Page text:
Dealing with Tantrums

I always pray that Kaila grows up to be a good and obedient girl. The first time she showed signs of defiance, I used all the powers of the universe to be patient with her and to deal with her in the most democratic way that I could. But tantrums do happen, it cannot be prevented, and the most that parents can do is learn how to deal with their kids when they throw a tantrum.

Tantrums are emotional outbursts, oftentimes sudden, and typically characterized by stubbornness, screaming, defiance, or any form of resistance. They are common in kids between ages 1 – 3. Kids these age have very limited language so they cannot readily and adequately express their feelings. When they get frustrated over something, they are not yet able to control their emotions. So they throw a tantrum.

For parents like me, tantrum episodes are frustrating and embarrassing. They are like a test to your patience. They challenge your abilities as parents as to how much can you control your child. I have tried many ways on how to deal with Kaila’s tantrums. There are moments when I just had to spank her because there was nothing I could do. I regretted those moments because I did not want to do that in the first place. As a parent, as a mom, I should be more in control of my feelings. I should know better, right.

How do I deal with Kaila’s tantrums? Here are the strategies that I do.

  • I carry her inside the room. Many say you should place the child where he or she could be safe and then leave the child until he or she calms down. I do not leave her, for I read somewhere that this might come to a child as abandonment or something to that effect. I just sit quietly in one corner and wait until she calms down.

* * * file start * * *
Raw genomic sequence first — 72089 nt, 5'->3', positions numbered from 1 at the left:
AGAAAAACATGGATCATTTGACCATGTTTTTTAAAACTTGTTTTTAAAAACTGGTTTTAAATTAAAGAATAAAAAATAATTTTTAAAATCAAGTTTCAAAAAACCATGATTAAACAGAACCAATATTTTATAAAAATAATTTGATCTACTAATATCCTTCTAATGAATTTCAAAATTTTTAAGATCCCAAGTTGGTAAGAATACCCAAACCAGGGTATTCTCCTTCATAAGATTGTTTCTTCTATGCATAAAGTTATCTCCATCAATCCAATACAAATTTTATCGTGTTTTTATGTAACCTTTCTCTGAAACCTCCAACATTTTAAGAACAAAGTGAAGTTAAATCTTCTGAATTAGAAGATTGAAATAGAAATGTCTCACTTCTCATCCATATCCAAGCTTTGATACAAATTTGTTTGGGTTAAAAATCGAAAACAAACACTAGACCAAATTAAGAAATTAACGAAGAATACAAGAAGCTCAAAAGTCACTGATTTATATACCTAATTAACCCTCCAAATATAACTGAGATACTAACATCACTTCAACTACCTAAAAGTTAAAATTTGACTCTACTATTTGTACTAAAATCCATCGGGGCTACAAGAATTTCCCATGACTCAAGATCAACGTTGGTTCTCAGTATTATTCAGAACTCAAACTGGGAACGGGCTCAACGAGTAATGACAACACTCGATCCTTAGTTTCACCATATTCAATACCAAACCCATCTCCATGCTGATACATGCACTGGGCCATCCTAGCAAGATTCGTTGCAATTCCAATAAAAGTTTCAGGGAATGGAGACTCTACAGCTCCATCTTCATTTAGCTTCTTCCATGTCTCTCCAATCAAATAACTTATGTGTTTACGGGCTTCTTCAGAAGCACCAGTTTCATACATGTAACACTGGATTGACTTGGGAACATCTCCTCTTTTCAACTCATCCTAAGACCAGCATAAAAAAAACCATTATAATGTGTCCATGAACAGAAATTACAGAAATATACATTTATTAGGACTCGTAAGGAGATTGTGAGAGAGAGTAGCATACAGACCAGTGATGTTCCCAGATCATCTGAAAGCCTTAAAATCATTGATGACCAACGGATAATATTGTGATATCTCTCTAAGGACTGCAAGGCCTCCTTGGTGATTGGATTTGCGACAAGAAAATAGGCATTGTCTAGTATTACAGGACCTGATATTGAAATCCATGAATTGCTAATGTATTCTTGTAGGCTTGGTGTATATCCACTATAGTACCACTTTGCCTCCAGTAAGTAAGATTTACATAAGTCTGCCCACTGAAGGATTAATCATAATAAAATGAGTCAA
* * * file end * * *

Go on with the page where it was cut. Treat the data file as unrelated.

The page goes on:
• After she calms down, I hug her and tell her that everything is okay. I talk to her and explain her what happened. I discuss about her behavior and tell her that I am not angry with her but with what she did.
  • In talking to Kaila, I tell describe what she did and then tell her that it is not the right way to express her feelings. I tell her that instead of shouting or crying, she should tell me or her Dad that she does not like what was being told her, or that she is angry, or that she wants to do something else.
  • According to some parents, it is not enough that you tell the child what to do. You also have to ask her what you just said in order for you to know that your child understood what you said.
  • I know when Kaila is about to throw a tantrum. When I see signs of it, I divert her attention to other things, like I invite her to come with me to read her book, or to ask her to help me to carry my bag.

When episodes like these happen, it is important for parents to keep their cool. I am guilty of this, especially when I am very occupied and then I suddenly hear her cry because her Dad does not want to give her the TV’s remote control or that her yaya refuses to play with her. What I do is I let a few minutes pass first, then approach her calmly, and then carry her to the room.

Most children grow out of the need for tantrums when they can express their feelings more and when finally understand that everything they do have consequences. However, I also know that how I deal with Kaila and her tantrums is very important so I make it a point that I deal with her in the most calm and democratic way that I can.
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